You can get away from that in some limited context by having some
special evaluation rules. Schemes and all UNIX shells have a useful
convention: the first symbol or subexpression in an expression is
taken to be a variable referencing (function returning, etc.) a
function, and is implicitly dereferenced and applied to the arguments
(which in Scheme are just expressions that are eagerly evaluated,
while in the shell they are only lightly parsed and flat and
dereferencing is explicit.) But such evaluation semantics along with
the syntactic ability to distinguish expressions / commands / whatever
the bigger-than-word language unit is, gives you a tool to use as a
language designer. (Nb. note that Scheme achieves something
interesting by allowing either a symbol or a functor in first
position; this leads, with a little thought, to a really interesting
gestalt: the semantics of programming language-style variables (named
slots, as opposed to e.g. mathematical or logical variables, etc.) in
general can be understood in terms of functors.)
The generalization of symbols to hierarchical constructs that are
still simultaneously both names and first-class objects --- let's call
them "path expressions" --- is a pretty interesting thing. Consider
the following in a typical object language of some kind:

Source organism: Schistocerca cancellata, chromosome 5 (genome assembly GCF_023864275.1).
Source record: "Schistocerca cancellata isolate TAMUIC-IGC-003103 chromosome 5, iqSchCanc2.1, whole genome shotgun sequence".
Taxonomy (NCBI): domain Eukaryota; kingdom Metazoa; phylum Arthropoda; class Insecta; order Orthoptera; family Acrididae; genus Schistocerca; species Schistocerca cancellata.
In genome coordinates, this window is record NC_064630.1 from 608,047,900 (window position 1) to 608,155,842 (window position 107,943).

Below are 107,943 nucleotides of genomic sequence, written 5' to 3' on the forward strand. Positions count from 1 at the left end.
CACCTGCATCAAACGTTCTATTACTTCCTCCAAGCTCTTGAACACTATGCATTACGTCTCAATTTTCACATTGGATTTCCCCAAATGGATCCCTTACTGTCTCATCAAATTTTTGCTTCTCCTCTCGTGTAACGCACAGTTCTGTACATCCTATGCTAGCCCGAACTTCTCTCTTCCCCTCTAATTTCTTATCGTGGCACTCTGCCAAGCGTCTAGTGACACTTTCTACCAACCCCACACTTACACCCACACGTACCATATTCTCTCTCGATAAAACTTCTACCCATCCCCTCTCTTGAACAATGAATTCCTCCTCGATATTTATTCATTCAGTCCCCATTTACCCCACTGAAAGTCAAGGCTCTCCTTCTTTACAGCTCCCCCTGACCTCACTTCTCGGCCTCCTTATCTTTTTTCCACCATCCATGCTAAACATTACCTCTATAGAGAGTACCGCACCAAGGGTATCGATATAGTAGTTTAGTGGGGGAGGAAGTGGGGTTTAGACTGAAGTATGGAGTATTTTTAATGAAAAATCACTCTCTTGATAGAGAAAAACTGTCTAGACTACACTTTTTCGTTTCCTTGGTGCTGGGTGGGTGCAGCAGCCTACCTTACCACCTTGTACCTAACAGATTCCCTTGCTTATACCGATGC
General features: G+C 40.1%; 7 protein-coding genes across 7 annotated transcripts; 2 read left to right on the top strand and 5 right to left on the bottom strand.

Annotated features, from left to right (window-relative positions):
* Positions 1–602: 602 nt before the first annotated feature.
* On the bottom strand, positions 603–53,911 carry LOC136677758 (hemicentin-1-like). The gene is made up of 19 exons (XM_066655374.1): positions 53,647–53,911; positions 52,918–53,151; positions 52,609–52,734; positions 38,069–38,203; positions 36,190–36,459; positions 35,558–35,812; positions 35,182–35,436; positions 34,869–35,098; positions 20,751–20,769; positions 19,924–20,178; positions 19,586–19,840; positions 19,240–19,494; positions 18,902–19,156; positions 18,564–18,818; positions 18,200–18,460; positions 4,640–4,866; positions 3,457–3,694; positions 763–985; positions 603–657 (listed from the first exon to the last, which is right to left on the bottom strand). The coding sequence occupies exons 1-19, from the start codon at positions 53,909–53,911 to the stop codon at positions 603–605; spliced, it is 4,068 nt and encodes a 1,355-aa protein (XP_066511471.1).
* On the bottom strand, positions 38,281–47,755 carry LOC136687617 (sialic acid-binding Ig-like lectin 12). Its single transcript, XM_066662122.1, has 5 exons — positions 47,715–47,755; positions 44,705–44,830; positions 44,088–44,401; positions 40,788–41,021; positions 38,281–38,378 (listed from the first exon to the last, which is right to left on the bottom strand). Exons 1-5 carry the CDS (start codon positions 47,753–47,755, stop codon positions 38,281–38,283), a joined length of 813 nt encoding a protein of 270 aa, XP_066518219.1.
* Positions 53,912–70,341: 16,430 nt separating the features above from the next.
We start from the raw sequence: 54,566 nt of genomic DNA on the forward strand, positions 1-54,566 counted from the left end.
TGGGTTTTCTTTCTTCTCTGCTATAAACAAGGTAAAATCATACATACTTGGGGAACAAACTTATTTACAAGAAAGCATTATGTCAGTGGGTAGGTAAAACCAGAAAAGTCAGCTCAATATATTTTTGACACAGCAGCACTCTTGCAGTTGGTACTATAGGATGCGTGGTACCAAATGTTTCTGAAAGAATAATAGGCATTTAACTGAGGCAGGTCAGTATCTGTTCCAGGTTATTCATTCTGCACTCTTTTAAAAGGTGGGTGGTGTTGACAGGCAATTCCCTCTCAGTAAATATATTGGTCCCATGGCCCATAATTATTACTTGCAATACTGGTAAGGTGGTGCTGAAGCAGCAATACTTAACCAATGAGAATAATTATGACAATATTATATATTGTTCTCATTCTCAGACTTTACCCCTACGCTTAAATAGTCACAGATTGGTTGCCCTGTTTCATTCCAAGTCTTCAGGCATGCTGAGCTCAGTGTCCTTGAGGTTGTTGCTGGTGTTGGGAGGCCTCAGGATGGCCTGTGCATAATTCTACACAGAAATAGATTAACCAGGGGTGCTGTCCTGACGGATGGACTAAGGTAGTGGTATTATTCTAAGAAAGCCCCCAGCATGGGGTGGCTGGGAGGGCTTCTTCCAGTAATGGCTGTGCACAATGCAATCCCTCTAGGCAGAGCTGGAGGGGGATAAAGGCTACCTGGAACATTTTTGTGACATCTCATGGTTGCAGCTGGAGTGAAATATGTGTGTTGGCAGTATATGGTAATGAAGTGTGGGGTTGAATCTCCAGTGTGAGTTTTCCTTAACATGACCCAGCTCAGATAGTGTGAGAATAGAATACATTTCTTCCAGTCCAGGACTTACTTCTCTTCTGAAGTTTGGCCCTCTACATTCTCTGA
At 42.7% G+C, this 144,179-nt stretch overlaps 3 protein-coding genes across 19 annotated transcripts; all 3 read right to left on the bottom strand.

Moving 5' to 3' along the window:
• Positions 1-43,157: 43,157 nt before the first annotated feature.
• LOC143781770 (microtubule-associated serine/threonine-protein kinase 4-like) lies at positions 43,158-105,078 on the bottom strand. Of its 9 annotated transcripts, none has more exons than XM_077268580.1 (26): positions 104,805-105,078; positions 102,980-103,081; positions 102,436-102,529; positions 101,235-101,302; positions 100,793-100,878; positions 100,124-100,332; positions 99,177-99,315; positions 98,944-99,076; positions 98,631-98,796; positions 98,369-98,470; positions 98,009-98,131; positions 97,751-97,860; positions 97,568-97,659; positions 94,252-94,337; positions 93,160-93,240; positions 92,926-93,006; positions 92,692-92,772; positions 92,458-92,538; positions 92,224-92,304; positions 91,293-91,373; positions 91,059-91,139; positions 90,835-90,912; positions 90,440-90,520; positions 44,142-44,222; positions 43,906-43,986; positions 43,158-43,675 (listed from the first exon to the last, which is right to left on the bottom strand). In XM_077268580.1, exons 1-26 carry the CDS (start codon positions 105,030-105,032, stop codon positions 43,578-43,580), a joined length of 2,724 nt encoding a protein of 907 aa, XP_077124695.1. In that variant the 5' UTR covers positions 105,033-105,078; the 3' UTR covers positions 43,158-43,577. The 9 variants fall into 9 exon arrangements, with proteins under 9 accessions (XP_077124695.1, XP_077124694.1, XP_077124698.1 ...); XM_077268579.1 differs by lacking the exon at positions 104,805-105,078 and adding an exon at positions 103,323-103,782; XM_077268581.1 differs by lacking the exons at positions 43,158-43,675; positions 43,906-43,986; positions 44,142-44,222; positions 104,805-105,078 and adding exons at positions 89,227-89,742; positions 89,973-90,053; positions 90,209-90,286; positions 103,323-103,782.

This should generally be understood as "look up the value of the name
c in the namespace obtained by looking up the value of the name b in
the namespace obtained by looking up the value of the name a in the
(global, local, depending on context) namespace." Dereference,
typically, is implicit. Consider the similarity to the familiar
What's the difference? Well, for one thing, in shell-like languages
we can construct the latter, pass it around, etc. in shells w/o
assuming that it's going to be dereferenced at any given point and /
or yield anything particular. To be fair it's because the shell only
treats it as an opaque string (modulo things like dirname and its path-
munging shell shortcut friends) but there's no reason why we can't
think about such things as objects in their own right.
This leads to a really interesting set of potential evaluation rules
that minimize (but don't entirely eliminate) the kind of dollar-itis
that you find in most shell languages. And FWIW, the first characters
of each of these:
Can all be understood as special dereference operators that name a
unique context in which the symbol foo is to be dereferenced.
So to be clear: I'm *not* a fan of the sigils and crap syntactic line
noise that you find all over the place in e.g. most shells and in Perl
etc. That's actually *exactly* what I'd like to minimize! But in an
interactive context, and with first-class symbols and other value
types, it's unlikely that you can eliminate (at least) the use of e.g.
"$" as a prefix dereference operator when you want to get the value
that's "bound to" or implied by certain value-holding types that are
values in themselves.